Unlocking the Door to Financial Leadership

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By Evan J. Cutts

The difference between being a leader and a manager is trust, flexibility, and knowing your abilities well enough to recruit a team that complements you,” explains Fabrizio Ferronato, Chief Financial Officer (CFO) at BridgeTower Media—one of the nation’s leading providers of business-to-business (B2B) information, research, and marketing solutions.

“In my role of CFO, resource allocation is a big part of what I do. I’m responsible for the company’s finance, planning and analysis, and accounting. But it’s not only about finance,” says Ferronato, “It’s also my job to support the company in its digital and multi-regional expansion goals.”

To achieve those goals, Ferronato is tasked with answering two key questions:

  •         How do we expand BridgeTower Media’s reach using the B2B model?
  •         What will help the company grow organically and as a thought leader?

“Our strategy uses a two-pronged approach: acquisition and achieving our thought leadership goals. What I mean by acquisition is geographical expansion, testing our business practices in new regions,” he says. “In terms of thought leadership, I pay attention to what is new, changing, and relevant to the communities that we serve.”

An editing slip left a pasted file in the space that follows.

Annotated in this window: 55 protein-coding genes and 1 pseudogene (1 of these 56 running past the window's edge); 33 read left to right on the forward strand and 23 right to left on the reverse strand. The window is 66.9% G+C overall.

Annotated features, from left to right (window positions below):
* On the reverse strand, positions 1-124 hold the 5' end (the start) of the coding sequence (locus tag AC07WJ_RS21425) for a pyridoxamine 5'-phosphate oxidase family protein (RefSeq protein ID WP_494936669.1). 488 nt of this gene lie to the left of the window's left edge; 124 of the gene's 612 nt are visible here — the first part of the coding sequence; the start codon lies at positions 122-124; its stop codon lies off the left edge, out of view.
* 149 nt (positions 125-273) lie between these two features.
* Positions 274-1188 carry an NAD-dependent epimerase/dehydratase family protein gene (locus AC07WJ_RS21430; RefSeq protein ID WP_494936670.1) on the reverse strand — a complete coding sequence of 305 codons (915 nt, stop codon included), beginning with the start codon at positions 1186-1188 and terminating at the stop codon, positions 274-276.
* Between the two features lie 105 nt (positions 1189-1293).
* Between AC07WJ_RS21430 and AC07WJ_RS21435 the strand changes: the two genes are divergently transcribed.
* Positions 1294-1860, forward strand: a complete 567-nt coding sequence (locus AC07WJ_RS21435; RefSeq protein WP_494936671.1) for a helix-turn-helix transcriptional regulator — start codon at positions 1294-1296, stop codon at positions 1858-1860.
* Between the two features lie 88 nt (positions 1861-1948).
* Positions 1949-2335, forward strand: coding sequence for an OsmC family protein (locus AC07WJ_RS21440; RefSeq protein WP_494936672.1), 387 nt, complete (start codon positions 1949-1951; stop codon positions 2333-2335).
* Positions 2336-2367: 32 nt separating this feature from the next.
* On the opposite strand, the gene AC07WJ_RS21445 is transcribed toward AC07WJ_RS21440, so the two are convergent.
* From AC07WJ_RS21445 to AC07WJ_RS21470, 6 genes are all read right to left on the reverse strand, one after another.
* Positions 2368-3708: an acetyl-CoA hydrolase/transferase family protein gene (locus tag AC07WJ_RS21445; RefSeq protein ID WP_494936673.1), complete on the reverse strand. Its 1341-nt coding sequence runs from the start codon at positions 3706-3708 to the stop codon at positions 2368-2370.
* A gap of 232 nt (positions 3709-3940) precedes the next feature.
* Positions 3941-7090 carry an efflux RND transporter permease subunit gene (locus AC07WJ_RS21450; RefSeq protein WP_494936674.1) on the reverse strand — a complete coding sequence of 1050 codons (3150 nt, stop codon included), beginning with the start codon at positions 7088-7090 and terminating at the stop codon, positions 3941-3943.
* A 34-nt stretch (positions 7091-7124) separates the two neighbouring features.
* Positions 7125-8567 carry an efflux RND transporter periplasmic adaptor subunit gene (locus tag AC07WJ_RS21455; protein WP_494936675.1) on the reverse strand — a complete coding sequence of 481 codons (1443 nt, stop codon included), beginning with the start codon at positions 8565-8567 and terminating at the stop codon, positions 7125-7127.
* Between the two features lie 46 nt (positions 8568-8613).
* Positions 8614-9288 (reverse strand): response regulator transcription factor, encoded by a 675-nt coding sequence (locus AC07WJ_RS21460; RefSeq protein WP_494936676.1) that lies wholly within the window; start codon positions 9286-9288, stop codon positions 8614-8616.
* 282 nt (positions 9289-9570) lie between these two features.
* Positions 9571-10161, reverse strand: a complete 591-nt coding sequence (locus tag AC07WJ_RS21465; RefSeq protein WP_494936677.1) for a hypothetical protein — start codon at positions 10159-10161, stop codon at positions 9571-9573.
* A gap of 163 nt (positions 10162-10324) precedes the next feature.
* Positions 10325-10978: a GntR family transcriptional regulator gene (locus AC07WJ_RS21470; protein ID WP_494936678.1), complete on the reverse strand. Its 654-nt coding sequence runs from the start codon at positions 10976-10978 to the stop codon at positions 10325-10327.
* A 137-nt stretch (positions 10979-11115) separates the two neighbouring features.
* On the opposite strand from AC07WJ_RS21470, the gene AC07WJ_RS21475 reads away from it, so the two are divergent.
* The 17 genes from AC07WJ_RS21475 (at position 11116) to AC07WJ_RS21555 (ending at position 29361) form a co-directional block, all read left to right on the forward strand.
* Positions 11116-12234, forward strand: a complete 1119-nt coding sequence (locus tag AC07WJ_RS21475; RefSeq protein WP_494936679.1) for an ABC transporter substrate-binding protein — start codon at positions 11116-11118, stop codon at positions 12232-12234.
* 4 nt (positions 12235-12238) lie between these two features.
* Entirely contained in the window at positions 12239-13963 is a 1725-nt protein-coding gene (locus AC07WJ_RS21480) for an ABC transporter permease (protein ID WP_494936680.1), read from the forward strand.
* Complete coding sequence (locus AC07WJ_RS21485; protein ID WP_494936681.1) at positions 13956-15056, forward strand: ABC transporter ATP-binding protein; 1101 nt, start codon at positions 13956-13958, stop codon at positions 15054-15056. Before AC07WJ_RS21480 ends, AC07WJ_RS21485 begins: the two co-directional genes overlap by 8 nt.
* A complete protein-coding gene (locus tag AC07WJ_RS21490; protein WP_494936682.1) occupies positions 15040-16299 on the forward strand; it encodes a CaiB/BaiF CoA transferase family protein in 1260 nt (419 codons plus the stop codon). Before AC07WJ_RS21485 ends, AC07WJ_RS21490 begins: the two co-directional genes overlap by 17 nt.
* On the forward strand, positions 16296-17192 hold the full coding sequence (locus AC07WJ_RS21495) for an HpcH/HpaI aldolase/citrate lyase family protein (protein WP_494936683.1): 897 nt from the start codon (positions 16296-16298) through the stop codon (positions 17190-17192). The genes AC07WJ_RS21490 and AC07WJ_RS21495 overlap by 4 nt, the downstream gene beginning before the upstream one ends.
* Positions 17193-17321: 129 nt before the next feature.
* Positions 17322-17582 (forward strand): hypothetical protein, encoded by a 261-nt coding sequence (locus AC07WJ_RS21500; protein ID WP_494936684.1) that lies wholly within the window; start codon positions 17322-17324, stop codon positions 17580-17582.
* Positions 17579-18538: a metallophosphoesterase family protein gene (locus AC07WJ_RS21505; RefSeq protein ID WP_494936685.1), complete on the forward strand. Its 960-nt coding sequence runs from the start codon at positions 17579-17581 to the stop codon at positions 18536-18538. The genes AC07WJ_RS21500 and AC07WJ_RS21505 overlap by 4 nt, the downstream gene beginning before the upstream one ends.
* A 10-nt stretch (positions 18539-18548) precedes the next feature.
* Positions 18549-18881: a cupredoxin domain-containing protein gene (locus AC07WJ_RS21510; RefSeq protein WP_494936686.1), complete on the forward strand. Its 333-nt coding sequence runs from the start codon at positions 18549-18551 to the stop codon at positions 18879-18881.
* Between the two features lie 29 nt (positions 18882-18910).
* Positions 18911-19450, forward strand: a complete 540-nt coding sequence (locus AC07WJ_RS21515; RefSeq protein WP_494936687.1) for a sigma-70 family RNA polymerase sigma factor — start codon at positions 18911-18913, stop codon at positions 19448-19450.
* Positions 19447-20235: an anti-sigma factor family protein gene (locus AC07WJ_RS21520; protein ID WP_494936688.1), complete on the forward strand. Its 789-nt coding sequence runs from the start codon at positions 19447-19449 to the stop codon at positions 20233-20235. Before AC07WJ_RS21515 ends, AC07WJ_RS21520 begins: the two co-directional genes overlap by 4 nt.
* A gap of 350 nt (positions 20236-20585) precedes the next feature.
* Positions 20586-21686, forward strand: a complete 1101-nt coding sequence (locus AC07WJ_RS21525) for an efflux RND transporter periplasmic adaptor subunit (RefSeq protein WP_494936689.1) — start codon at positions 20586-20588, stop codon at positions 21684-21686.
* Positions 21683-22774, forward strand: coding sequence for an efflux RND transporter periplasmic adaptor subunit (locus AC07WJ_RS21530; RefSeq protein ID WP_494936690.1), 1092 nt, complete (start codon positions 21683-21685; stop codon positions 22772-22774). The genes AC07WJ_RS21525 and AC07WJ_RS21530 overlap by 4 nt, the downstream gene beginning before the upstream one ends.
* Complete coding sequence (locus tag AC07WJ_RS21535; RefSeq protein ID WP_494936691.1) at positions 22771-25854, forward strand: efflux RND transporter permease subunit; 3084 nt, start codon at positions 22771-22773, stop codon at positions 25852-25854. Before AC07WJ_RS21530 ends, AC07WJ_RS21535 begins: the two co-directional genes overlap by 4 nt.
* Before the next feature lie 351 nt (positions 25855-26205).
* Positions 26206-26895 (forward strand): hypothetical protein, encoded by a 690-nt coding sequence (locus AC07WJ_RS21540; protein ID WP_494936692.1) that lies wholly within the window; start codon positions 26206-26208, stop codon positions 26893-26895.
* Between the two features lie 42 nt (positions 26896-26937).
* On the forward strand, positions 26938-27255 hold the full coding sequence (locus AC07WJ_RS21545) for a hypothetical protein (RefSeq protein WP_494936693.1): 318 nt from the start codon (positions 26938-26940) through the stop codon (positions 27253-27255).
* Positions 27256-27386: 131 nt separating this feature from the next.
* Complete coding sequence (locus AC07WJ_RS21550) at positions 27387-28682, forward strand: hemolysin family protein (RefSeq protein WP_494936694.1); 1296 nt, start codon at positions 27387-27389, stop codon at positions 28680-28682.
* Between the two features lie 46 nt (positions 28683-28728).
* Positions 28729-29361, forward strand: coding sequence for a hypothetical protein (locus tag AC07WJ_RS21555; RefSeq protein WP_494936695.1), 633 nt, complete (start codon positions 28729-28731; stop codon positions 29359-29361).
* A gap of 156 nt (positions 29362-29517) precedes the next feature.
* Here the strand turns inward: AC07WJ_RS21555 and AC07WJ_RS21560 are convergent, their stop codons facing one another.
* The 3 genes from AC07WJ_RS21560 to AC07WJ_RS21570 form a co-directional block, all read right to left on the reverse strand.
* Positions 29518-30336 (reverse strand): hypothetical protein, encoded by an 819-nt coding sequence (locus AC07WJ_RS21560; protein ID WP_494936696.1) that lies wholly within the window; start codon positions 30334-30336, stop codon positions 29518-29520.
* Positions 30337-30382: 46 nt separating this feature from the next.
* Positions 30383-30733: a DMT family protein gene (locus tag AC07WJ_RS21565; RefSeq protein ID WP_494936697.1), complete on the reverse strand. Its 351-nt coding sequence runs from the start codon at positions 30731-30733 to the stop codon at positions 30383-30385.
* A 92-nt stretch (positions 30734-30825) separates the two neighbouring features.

Prior to joining BridgeTower Media, Ferronato filled numerous positions at Thomson Reuters. During his sixteen-year tenure, he served as CFO for Thomson Reuters Brazil, Vice President of Planning and Financial Systems, and Vice President of Finance for the company’s Global Growth Organization.

“I’ve always been an ambitious and curious person. I wasn’t ever the type to shy away from an opportunity, or trying a new role,” he says.

Ferronato’s youth was characterized by curiosity, flexibility, and ambition, suggesting he would be a continual climber. By the time Ferronato received his MBA from St. John’s University in 2000, he had already attained a degree in business and sociology and was pursuing marketing, technology, and finance in the Brazilian-American Chamber of Commerce in New York.

“When I was eighteen, I wasn’t set on any one career. Becoming who I am today was an evolution. As doors opened for me, I walked through to see where they’d lead,” he says.

There’s not too much he would change in his past, but if he could give advice to his younger self,  Ferronato would say:

“‘Stay curious, and don’t be afraid of failing.’ I’ve learned more by failing and missing targets than by following a strict playbook. Most importantly, I’d say, ‘Don’t settle for mediocrity.’”